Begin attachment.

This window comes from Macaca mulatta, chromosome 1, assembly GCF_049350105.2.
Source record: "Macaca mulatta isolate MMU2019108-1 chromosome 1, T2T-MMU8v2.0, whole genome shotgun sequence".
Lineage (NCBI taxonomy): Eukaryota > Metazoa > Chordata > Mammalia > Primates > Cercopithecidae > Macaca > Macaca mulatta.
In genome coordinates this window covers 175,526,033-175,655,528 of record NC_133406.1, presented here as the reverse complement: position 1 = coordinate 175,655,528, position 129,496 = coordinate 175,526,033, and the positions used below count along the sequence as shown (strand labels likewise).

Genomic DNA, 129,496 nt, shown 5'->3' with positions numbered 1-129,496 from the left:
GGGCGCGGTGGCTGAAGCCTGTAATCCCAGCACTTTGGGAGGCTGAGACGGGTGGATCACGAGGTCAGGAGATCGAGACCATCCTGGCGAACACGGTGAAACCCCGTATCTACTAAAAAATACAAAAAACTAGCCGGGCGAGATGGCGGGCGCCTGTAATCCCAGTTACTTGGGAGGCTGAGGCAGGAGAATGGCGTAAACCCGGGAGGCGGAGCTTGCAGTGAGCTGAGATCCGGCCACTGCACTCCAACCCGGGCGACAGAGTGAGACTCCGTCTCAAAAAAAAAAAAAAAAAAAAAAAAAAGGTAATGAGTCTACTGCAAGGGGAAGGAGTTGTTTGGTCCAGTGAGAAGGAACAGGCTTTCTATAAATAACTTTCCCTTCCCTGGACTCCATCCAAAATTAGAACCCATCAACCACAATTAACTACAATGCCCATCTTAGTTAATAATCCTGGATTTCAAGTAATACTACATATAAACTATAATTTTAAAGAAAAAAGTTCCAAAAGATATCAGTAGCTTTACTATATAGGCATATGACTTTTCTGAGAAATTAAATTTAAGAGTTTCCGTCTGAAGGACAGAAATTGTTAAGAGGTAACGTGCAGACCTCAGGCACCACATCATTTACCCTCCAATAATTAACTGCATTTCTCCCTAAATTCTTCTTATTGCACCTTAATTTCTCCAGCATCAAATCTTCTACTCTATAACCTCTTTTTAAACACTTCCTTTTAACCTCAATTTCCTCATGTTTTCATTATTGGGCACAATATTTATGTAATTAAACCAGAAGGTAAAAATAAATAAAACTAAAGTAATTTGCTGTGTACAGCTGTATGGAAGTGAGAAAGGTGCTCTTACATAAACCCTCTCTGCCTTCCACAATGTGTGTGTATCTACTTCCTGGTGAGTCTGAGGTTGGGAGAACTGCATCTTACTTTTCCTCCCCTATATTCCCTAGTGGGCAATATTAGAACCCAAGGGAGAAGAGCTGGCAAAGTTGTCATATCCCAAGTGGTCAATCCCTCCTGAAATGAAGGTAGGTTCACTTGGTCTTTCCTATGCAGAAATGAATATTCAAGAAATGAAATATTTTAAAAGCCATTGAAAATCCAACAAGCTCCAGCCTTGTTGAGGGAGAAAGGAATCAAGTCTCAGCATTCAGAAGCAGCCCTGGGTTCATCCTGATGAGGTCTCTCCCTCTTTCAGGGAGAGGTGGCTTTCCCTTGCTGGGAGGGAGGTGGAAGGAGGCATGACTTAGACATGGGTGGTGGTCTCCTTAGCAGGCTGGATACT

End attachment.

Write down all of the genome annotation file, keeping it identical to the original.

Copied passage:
This window comes from Macaca mulatta, chromosome 1, assembly GCF_049350105.2.
Source record: "Macaca mulatta isolate MMU2019108-1 chromosome 1, T2T-MMU8v2.0, whole genome shotgun sequence".
Lineage (NCBI taxonomy): Eukaryota > Metazoa > Chordata > Mammalia > Primates > Cercopithecidae > Macaca > Macaca mulatta.
In genome coordinates this window covers 175,526,033-175,655,528 of record NC_133406.1, presented here as the reverse complement: position 1 = coordinate 175,655,528, position 129,496 = coordinate 175,526,033, and the positions used below count along the sequence as shown (strand labels likewise).

Genomic DNA, 129,496 nt, shown 5'->3' with positions numbered 1-129,496 from the left:
GGGCGCGGTGGCTGAAGCCTGTAATCCCAGCACTTTGGGAGGCTGAGACGGGTGGATCACGAGGTCAGGAGATCGAGACCATCCTGGCGAACACGGTGAAACCCCGTATCTACTAAAAAATACAAAAAACTAGCCGGGCGAGATGGCGGGCGCCTGTAATCCCAGTTACTTGGGAGGCTGAGGCAGGAGAATGGCGTAAACCCGGGAGGCGGAGCTTGCAGTGAGCTGAGATCCGGCCACTGCACTCCAACCCGGGCGACAGAGTGAGACTCCGTCTCAAAAAAAAAAAAAAAAAAAAAAAAAAGGTAATGAGTCTACTGCAAGGGGAAGGAGTTGTTTGGTCCAGTGAGAAGGAACAGGCTTTCTATAAATAACTTTCCCTTCCCTGGACTCCATCCAAAATTAGAACCCATCAACCACAATTAACTACAATGCCCATCTTAGTTAATAATCCTGGATTTCAAGTAATACTACATATAAACTATAATTTTAAAGAAAAAAGTTCCAAAAGATATCAGTAGCTTTACTATATAGGCATATGACTTTTCTGAGAAATTAAATTTAAGAGTTTCCGTCTGAAGGACAGAAATTGTTAAGAGGTAACGTGCAGACCTCAGGCACCACATCATTTACCCTCCAATAATTAACTGCATTTCTCCCTAAATTCTTCTTATTGCACCTTAATTTCTCCAGCATCAAATCTTCTACTCTATAACCTCTTTTTAAACACTTCCTTTTAACCTCAATTTCCTCATGTTTTCATTATTGGGCACAATATTTATGTAATTAAACCAGAAGGTAAAAATAAATAAAACTAAAGTAATTTGCTGTGTACAGCTGTATGGAAGTGAGAAAGGTGCTCTTACATAAACCCTCTCTGCCTTCCACAATGTGTGTGTATCTACTTCCTGGTGAGTCTGAGGTTGGGAGAACTGCATCTTACTTTTCCTCCCCTATATTCCCTAGTGGGCAATATTAGAACCCAAGGGAGAAGAGCTGGCAAAGTTGTCATATCCCAAGTGGTCAATCCCTCCTGAAATGAAGGTAGGTTCACTTGGTCTTTCCTATGCAGAAATGAATATTCAAGAAATGAAATATTTTAAAAGCCATTGAAAATCCAACAAGCTCCAGCCTTGTTGAGGGAGAAAGGAATCAAGTCTCAGCATTCAGAAGCAGCCCTGGGTTCATCCTGATGAGGTCTCTCCCTCTTTCAGGGAGAGGTGGCTTTCCCTTGCTGGGAGGGAGGTGGAAGGAGGCATGACTTAGACATGGGTGGTGGTCTCCTTAGCAGGCTGGATACT